I retrieved A Midsummer Tale entries for Theryn yesterday. What happens is that an editor who isn’t a judge of a particular contest gets the entries for the judge(s). Usually Theryn does this but since she judges AMT, another editor removes the identifying info from submissions and puts them into a Google Drive folder to share with her.
We had a round number and large pool of submissions so I could do some math off the top of my head when gathering the entries. Like I wrote about in my recent editorial, we had a contest entry from a female author which included a cover letter claiming we would delete and disregard the entry, which the author believed we wouldn’t like. Not true. Never true.
Beyond that, a simple count proved my ongoing statement that simply following directions gets you ahead of 25% of contest entries. With AMT 2017, 24% of entries were disqualified for being attachments. Some of the entrants who had attached entries said in their cover letters that they had found us on a contest listing site — which we love to hear — but then they didn’t read our all-caps NO ATTACHMENTS demand, maybe because they didn’t visit our site.
If we also DQed the stories that didn’t tell us whether the story was fiction or creative non-fiction, we would have between 5-10 stories left. Out of the original number of submissions, that’s tragic.
I found several entries that followed all of the guidelines, especially near the end of the submissions. This made me very happy. I love knowing that there are plenty of writers out there who were willing to jump through our hoops (as some writers have replied when receiving rejections).
All we want is for a story to stay inside the word count parameters, fit the theme, come in on time, and not have any attachments. It goes without saying that simultaneous submissions are also a no-no. Those might be “hoops” but they’re low-standing giant hula hoops, not elevated, flaming, oscillating hoops that are the size of an earring.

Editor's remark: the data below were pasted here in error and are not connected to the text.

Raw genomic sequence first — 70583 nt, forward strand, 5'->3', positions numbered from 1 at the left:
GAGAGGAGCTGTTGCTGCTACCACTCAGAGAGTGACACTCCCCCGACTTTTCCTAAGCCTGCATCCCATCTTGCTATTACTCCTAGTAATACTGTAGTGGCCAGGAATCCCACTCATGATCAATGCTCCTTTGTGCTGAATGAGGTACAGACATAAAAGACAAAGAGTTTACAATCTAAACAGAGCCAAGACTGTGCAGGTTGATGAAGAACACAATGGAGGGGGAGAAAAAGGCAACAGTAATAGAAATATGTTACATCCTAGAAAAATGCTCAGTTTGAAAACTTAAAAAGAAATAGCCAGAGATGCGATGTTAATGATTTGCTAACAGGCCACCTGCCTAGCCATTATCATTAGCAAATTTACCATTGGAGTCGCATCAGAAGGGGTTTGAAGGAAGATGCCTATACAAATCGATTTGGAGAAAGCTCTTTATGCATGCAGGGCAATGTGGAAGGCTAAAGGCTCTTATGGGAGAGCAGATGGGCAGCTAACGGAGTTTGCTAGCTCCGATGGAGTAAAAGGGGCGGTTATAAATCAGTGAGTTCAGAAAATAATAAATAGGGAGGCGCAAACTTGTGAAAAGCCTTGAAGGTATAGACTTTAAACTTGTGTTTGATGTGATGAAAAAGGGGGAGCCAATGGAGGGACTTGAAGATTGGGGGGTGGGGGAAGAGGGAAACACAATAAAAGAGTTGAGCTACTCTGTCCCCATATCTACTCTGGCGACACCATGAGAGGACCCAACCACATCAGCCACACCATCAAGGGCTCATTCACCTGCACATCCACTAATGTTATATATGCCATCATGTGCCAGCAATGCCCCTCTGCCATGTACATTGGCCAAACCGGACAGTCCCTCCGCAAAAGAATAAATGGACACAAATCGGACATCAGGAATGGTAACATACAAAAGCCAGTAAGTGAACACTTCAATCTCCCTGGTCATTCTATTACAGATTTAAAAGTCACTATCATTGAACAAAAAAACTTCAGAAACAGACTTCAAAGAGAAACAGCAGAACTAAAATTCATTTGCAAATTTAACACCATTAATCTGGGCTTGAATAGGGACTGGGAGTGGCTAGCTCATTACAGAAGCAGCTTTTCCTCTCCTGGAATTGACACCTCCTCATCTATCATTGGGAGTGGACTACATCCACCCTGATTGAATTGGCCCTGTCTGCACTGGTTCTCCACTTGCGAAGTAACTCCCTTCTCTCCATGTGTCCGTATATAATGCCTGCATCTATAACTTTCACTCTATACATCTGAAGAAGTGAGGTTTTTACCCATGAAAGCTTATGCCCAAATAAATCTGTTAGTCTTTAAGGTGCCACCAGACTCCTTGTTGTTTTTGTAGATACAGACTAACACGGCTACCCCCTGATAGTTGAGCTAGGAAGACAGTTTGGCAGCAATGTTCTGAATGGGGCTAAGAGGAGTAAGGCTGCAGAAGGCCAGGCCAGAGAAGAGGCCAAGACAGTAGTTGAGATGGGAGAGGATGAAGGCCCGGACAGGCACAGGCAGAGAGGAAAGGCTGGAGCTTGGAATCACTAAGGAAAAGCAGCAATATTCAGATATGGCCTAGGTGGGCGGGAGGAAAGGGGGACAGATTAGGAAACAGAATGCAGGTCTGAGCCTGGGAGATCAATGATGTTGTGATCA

FWIW our entries came from all around the world. That’s something else I love to see.
Keep writing, keep submitting, and read the rules!
We had a nice number of Dead of Winter entries: enough to be competitive but not so many as to be overwhelming. As has been my experience in the 15 years I’ve judged this contest, there were about ten entries left for rereading and, from those, I had three clear favorites. My favorite popped right into my top spot. That’s not to say it’s a guaranteed winner; Erin and I still need to collaborate.
Still frustrating: stories that don’t follow word count parameters, stories that arrive late, stories that aren’t horror stories (DOW is a horror story contest), stories that don’t use the theme, and stories that have the theme shoehorned in rather than written into the story. This happens every time. Sometimes a single entry checks off a couple of those boxes.
Invariably, this eliminates at least 25% of the entries. So if you stay within the word count parameters, use the genre, use the theme, and send it in time, you’re already in the top 75% of entries.
I love every issue of TCLJ and our latest is finally up (June is always a jam-packed month for us all). I did another Snark Zone, I helped to judge the Spring “Three Cheers and a Tiger” entries (that was a lot of fun), and I made an editor’s pick in addition to all the excellent pieces we had.
Sometimes the hardest part of making final choices is narrowing down my Editor Pick. It’s a piece that would be cut unless salvaged by a single editor. I chose “Fat Peanut” because it captured the Florida I know and each time I opened the story to reread it, I fell right back into it. For me, that’s always a good sign. If memory serves, I had three good pieces on my EP shortlist.
So if you submit something that makes first cut and ends up not getting in (whether it’s to TC or another journal), please don’t be discouraged. Yours may have been the heartbreaker I had to set aside simply because another submission touched something different in me on the day I made my choice.